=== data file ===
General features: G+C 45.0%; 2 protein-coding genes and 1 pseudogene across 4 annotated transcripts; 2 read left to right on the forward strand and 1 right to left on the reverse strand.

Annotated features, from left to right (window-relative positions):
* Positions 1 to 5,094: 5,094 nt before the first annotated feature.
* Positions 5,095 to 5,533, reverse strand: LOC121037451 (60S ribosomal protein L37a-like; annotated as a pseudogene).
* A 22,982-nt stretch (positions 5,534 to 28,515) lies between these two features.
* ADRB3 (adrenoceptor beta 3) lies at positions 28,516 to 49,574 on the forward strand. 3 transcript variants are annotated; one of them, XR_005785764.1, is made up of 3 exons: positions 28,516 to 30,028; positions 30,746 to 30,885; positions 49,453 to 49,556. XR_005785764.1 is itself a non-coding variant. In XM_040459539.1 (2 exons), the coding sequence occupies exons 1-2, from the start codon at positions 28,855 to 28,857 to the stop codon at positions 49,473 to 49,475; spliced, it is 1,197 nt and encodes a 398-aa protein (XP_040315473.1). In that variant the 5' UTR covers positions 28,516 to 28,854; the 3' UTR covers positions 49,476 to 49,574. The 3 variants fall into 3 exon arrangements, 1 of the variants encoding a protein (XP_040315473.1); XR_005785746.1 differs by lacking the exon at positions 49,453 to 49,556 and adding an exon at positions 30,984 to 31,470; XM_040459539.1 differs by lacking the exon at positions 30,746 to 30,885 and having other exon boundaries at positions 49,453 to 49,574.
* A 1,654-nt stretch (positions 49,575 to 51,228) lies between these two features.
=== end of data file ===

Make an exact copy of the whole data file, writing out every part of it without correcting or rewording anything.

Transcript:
General features: G+C 45.0%; 2 protein-coding genes and 1 pseudogene across 4 annotated transcripts; 2 read left to right on the forward strand and 1 right to left on the reverse strand.

Annotated features, from left to right (window-relative positions):
* Positions 1 to 5,094: 5,094 nt before the first annotated feature.
* Positions 5,095 to 5,533, reverse strand: LOC121037451 (60S ribosomal protein L37a-like; annotated as a pseudogene).
* A 22,982-nt stretch (positions 5,534 to 28,515) lies between these two features.
* ADRB3 (adrenoceptor beta 3) lies at positions 28,516 to 49,574 on the forward strand. 3 transcript variants are annotated; one of them, XR_005785764.1, is made up of 3 exons: positions 28,516 to 30,028; positions 30,746 to 30,885; positions 49,453 to 49,556. XR_005785764.1 is itself a non-coding variant. In XM_040459539.1 (2 exons), the coding sequence occupies exons 1-2, from the start codon at positions 28,855 to 28,857 to the stop codon at positions 49,473 to 49,475; spliced, it is 1,197 nt and encodes a 398-aa protein (XP_040315473.1). In that variant the 5' UTR covers positions 28,516 to 28,854; the 3' UTR covers positions 49,476 to 49,574. The 3 variants fall into 3 exon arrangements, 1 of the variants encoding a protein (XP_040315473.1); XR_005785746.1 differs by lacking the exon at positions 49,453 to 49,556 and adding an exon at positions 30,984 to 31,470; XM_040459539.1 differs by lacking the exon at positions 30,746 to 30,885 and having other exon boundaries at positions 49,453 to 49,574.
* A 1,654-nt stretch (positions 49,575 to 51,228) lies between these two features.